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How France Is Resisting The U.S. Push To Use NATO Against China

NATO has turned its focus from Ukraine to Asia, as American officials try to prepare a united front in case Taiwan is invaded. But consensus may not be possible as another key member, France, has its own strategy.

Two Chinese soldiers in black tactical gear stand on deck

Soldiers of the 42nd fleet of the Chinese People's Liberation Army Navy stand guard during sailing, on Feb. 8, 2023

Pierre Haski


PARIS — A few years ago, when the applications of Ukraine and Georgia to join the North Atlantic Treaty Organization (NATO) were first being discussed, a newspaper cartoon showed the leaders of those two countries wondering: “What is the Atlantic?”

The same cartoon could be drawn again today, with the meeting in Vilnius of the 31 alliance members with the leaders of four Asia-Pacific countries: Japan, South Korea, Australia and New Zealand. There’s no need to look far to find the reason for their presence: China.

Along with Ukraine, and Volodymyr Zelensky’s anger that NATO accession will not happen now, China is firmly on the Vilnius Summit agenda. It’s clear that Washington is behind the push for the Alliance to become increasingly more involved in Asian affairs. One more sign that China remains the U.S. priority, despite the war against Russia.

Asia isn't in the North Atlantic

Last year, in Madrid, NATO considered for the first time that China posed “serious challenges”. The reference to a Chinese threat was included in the alliance’s strategic document, unlike in previous editions, much to the dismay of China and… France.

In private, French officials joke that Asia isn’t in the North Atlantic… More seriously, Paris doesn’t want to get drawn into Washington's new Cold War against China.

Macron wants to to avoid a “vassalization” of Europe vis-à-vis America.

France argues that it has its own “Indo-Pacific strategy”, that the European Union also has its own and that while there are common concerns with the United States, the interests are not necessarily the same.

France has vetoed the opening of a NATO office in Tokyo, a symbolic decision that shows its disagreement. The reference to the opening of this office disappeared from the final communiqué of the Vilnius summit, which still severely criticizes China.

Chinese President Xi Jinping (right) and French President Emmanuel Macron (left) have tea surrounded by flowers

Chinese President Xi Jinping and French President Emmanuel Macron have tea in the Pine Garden in Guangzhou, China. April 7, 2023.

Huang Jingwen/Xinhua/ZUMA

Return of "containment"

During his visit to China last April, Emmanuel Macron made waves by expressing his desire to avoid a “vassalization” of Europe vis-à-vis America. He ruled out blindly following the United States against China. NATO is part of the equation, because Paris does not want the transposition to Asia of NATO's assumed American leadership.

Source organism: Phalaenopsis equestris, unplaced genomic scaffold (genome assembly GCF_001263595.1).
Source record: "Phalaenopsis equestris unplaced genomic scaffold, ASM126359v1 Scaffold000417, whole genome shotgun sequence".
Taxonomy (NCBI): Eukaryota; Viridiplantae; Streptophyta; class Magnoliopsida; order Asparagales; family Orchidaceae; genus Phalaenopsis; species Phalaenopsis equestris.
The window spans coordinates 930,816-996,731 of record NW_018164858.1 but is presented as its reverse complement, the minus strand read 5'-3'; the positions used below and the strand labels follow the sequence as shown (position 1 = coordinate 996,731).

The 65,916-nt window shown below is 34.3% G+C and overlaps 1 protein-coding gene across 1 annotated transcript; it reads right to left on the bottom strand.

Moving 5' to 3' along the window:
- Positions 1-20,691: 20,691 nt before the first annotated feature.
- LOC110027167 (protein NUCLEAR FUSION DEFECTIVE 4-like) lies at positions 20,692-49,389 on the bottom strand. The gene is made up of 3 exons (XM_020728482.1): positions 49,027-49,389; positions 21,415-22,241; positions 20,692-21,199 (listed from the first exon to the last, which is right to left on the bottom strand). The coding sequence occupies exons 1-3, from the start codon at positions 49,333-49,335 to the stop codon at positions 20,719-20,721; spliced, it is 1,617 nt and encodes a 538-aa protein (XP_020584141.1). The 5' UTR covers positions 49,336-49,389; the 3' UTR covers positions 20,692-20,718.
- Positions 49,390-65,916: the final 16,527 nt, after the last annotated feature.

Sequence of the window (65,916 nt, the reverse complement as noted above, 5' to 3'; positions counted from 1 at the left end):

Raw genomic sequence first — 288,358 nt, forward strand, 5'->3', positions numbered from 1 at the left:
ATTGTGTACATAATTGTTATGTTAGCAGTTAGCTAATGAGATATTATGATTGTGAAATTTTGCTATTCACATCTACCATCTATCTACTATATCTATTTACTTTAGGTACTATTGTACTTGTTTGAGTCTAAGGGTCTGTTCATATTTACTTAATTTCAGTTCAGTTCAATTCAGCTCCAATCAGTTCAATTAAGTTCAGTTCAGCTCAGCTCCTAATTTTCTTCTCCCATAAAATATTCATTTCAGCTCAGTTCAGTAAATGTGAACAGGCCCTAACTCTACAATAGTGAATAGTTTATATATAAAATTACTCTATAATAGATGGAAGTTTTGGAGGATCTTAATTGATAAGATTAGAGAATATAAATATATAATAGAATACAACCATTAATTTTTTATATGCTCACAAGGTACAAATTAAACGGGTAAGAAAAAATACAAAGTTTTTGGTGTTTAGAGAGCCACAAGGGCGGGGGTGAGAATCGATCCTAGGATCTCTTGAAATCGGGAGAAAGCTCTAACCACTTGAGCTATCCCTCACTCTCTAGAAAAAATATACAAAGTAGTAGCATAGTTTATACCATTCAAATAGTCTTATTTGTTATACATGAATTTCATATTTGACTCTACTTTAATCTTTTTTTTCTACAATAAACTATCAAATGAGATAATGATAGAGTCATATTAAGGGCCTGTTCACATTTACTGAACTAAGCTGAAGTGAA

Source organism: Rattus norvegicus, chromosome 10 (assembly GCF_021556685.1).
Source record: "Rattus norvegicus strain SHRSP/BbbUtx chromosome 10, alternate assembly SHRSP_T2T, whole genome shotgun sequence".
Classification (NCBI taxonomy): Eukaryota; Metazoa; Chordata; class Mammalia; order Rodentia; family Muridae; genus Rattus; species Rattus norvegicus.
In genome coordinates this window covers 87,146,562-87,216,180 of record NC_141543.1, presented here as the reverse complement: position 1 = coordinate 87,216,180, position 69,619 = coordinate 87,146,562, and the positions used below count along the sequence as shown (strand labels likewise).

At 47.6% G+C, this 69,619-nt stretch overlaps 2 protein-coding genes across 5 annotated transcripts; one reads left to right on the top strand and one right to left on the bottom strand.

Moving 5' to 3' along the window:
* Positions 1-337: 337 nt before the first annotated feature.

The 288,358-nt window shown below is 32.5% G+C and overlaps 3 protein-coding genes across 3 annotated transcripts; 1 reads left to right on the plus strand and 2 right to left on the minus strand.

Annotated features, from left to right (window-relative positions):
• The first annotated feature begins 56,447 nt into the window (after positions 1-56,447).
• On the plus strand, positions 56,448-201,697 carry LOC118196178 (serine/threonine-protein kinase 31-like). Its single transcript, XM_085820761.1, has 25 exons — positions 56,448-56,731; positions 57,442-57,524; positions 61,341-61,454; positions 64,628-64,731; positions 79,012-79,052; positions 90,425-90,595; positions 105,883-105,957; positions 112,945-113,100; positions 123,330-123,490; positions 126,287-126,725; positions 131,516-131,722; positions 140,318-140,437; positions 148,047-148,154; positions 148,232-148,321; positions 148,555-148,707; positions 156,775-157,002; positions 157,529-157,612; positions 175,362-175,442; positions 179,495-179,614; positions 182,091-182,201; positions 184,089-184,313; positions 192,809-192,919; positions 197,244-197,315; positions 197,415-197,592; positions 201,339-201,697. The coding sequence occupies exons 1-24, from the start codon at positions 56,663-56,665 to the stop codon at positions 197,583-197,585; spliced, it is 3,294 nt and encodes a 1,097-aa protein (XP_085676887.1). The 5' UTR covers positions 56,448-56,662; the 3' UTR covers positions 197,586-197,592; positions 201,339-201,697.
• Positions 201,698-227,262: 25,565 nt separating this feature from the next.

At this stage, there is certainly no military plan of even extending NATO to Asia. But the rapprochement, or even coordination, of the four powers invited to Vilnius is in line with the American vision of “containment” to use Cold War vocabulary, here meaning the containment of China.

In the event of a more serious conflict, in the China Sea or the Taiwan Strait, Washington wants to ensure that a strong anti-Beijing front is in place. Recently, former NATO Secretary General, the very pro-American Anders Fogh Rasmussen, went to Taiwan and urged Westerners to say out loud that they won’t allow the use of force against the island.

Beijing obviously welcomes France’s move to distance itself from the American strategy. Somewhat acrobatic for the middle of the war in Ukraine but, within NATO, France is used to being both loyal and autonomous.

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How Parenthood Reinvented My Sex Life — Confessions Of A Swinging Mom

Between breastfeeding, playdates, postpartum fatigue, birthday fatigues and the countless other aspects of mother- and fatherhood, a Cuban couple tries to find new ways to explore something that is often lost in the middle of the parenting storm: sex.

red tinted photo of feet on a bed

Parenting v. intimacy, a delicate balance

Silvana Heredia

HAVANA — It was Summer, 2015. Nine months later, our daughter would be born. It wasn't planned, but I was sure I wouldn't end my first pregnancy. I was 22 years old, had a degree, my dream job and my own house — something unthinkable at that age in Cuba — plus a three-year relationship, and the summer heat.

I remember those months as the most fun, crazy and experimental of my pre-motherhood life. It was the time of my first kiss with a girl, and our first threesome.

Every weekend, we went to the Cuban art factory and ended up at the CornerCafé until 7:00 a.m. That September morning, we were very drunk, and in that second-floor room of my house, it was unbearably hot. The sex was otherworldly. A few days later, the symptoms began.

She arrived when and how she wished. That's how rebellious she is.

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